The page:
Webconsuls Blog

Friday, February 5, 2010

Center for Automotive Research at Stanford Modified Audi TTS

The days of driving yourself around may be coming to an end sooner than we all might think! Ever since the automobile was first conceived people have had the shared dream of the day when cars would drive us around. A team of researchers at the Center for Automotive Research at Stanford (CARS) has modified an Audi TTS with computers and GPS receivers, creating a vehicle that could handle itself. This year the car will attempt to ascend Pikes Peak without a driver at race speeds. This Audi TTS currently holds the world land speed record at 130 mph for autonomously driven vehicles; the car's computers understand things that the average human driver, shouldn't, but does struggle with - the car knows how to drift, accelerate, brake, park, and more!

How does it work? The "captain" of the vehicle can utilize two different modes or can combine both options. Sensors detect the vehicle's movement, comparing this data to external sensors that pick up objects. The computer uses pixel analyzing software in order to detect the lines in the road or the curb, then the data with the other external and motion sensors send the appropriate commands to the vehicle i.e. stop, accelerate, and turn information. On the race track it will be a little bit different because there will be other variables to factor in. One will need to program some of the necessary functions to complete the race track. It seems like one will need a basic understanding of geometry and physics to complete this task; factors like road camber, surface type, traction information, and corner radius are some of the many things that will need to be considered before top speed travel could take place.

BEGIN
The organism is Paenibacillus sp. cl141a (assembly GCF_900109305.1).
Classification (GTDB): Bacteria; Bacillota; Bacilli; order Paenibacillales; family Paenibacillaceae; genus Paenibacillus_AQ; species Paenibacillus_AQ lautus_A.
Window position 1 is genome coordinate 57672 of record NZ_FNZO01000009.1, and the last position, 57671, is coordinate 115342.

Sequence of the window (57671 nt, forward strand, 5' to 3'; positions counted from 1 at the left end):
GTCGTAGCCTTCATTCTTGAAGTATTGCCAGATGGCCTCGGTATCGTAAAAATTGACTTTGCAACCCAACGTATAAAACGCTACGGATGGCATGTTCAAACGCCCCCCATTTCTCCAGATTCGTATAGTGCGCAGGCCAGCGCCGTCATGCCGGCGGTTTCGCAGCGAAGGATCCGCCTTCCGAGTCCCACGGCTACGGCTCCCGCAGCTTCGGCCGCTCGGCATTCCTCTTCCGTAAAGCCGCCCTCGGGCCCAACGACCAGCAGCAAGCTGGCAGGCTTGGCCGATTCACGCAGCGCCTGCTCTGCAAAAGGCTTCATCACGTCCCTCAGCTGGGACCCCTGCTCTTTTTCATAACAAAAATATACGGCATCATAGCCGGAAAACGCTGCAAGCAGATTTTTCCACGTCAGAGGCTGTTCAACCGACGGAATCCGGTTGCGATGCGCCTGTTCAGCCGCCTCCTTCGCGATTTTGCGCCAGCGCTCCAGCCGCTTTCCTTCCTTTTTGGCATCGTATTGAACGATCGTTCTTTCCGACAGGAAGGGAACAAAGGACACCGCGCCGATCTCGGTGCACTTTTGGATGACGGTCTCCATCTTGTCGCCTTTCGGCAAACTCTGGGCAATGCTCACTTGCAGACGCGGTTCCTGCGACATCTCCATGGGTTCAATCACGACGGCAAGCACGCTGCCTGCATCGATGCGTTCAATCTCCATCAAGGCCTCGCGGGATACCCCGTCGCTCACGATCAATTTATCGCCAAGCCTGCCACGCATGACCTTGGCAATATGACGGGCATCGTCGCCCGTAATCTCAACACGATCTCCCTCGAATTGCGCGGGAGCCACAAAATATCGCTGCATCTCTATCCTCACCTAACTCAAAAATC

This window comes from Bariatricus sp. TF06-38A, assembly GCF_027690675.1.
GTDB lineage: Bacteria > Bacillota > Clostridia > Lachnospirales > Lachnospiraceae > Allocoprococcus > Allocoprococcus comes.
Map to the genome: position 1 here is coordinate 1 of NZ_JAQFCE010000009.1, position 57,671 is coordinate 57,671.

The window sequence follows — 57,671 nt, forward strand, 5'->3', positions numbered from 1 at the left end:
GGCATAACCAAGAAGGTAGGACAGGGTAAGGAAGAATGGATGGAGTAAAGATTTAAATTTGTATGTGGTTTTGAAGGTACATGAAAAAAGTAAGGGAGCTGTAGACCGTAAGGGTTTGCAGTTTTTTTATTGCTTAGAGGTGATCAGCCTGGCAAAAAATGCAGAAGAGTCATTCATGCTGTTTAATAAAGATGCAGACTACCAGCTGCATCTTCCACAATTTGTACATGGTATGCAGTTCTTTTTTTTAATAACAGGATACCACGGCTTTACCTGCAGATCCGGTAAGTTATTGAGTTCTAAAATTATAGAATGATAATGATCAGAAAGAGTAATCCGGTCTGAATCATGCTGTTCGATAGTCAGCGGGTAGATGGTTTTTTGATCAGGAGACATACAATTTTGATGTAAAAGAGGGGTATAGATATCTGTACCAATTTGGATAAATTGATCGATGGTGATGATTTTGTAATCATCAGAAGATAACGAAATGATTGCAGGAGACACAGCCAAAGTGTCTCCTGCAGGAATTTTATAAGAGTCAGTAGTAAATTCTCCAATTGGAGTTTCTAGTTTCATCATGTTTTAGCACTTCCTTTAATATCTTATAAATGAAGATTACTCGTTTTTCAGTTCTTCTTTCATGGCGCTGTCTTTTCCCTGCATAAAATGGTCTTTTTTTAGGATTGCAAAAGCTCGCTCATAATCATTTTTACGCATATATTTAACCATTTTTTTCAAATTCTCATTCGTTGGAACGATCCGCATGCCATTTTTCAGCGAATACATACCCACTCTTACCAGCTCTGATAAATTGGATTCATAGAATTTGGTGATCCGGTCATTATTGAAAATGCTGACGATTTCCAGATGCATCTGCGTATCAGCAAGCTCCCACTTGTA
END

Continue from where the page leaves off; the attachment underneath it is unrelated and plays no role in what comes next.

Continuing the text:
It will probably be several years before the car will be ready for public use, but the dream is what matters at the end of the day. Not to mention the progress that has been achieved by VAIL (Volkswagen Automotive Innovation Laboratory) and CARS together, it is unbelievable how far they have come. I encourage you to watch the video below.

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